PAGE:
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Those who cannot remember the past, or never sat up straight in history class, are condemned to sing and dance about it.

Salt Lake Acting Company's cast for "Bloody Bloody Andrew Jackson" learned that early on.

Mere weeks into memorizing lines, both spoken and sung, everyone involved sat down to watch "Andrew Jackson: Good, Evil & The Presidency." No one could resist the two-hour PBS documentary narrated by Martin Sheen, nor Jackson's fiery words that "I was born for a storm, and a calm does not suit me."

A good part of the cast went on to crack a book or two. American Lion: Andrew Jackson in the White House, by Jon Meacham, was an instant favorite. Everyone involved in the regional premiere of this rollicking rock musical, winner of the Drama Desk and Outer Circle Awards, was so rapt by the real-life story of "Old Hickory" that they attacked the production with full focus and gusto.

Even so, two weeks before the show's Oct. 10 opening, it's easy to get lost in discussions comparing and contrasting the nation's current politics with early 19th-century events between rehearsal takes.

That's not to say that this raucous show depicting our nation's seventh president as a rock star bedecked in thick black eyeliner, tight black pants and gun holster isn't loads of fun. It's all that, plus a stage of beer kegs where the White House rocks to all-night parties.

But Michael Friedman and Alex Timbers' 2008 work, developed by the experimental theater company Les Freres Corbusier in New York City, is also a thinking person's musical. The gravitational pull of historic consequences and personal legacy never lurks far behind. In fact, it's never forgotten.

"I still haven't gotten tired of finding real humanity strewn among all the gags and truths based on real history," said J.C. Ernst, who plays President Jackson. "The honest moments really make the show worth it."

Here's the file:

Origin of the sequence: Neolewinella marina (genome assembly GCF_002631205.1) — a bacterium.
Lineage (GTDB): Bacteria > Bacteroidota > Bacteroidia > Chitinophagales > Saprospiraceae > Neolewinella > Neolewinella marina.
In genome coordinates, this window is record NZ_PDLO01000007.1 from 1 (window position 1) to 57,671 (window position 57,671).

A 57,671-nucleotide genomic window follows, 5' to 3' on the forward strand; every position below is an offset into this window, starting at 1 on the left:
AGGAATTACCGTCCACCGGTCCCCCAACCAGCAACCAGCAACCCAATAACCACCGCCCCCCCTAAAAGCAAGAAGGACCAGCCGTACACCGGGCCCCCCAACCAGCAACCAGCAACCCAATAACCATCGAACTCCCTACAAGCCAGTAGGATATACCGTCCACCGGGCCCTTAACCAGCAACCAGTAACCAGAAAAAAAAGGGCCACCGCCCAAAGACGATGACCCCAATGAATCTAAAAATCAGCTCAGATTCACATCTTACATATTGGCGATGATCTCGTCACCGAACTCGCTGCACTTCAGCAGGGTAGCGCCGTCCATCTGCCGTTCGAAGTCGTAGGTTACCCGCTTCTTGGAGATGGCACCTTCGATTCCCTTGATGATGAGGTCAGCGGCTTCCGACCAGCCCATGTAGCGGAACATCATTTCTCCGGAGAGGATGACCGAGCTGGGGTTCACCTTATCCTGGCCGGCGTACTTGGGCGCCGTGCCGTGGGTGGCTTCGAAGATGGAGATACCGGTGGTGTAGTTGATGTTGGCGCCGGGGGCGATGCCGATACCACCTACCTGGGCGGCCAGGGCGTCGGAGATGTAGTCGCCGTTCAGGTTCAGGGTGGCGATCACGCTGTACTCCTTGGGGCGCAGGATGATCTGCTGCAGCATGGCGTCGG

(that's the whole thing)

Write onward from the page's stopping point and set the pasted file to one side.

Founding figure, not father • Andrew Jackson's reputation, rich in paradox but also straightforward ambition, is well known to U.S. history scholars.

A slaveholder who spared few, if any, mercies in forcing American Indians off their land, he nevertheless billed himself as a champion of the common man and critic of aristocracy, becoming perhaps the nation's first populist president.

Nobody's fool when it came to conflict, he was a 13-year-old militia member during the Revolutionary War, and as prisoner of war suffered gashes on his head after refusing to shine the boots of a British officer. He became a national hero for defeating the British in the War of 1812's Battle of New Orleans.

We wouldn't have Florida without him. He invaded the Spanish territory outright, letting President John Quincy Adams mop up the fallout. The Seminoles called him "Sharp Knife," a mild moniker considering the tens of thousands of American Indians he killed or relocated. He threatened anyone who dare question his wife Rachel's reputation, although she never quite finalized the divorce of a prior marriage before marrying him. Addicted to dueling, he carried a bullet in his ribs until his dying day.

Adding to his fierce demeanor, he either vanquished or successfully diminished political enemies. He was first to wield the office of president as a total power and founded the Democratic Party in the process—all while mowing a path through the French, Spanish and American Indians who stood in the way of the young nation's expanding borders.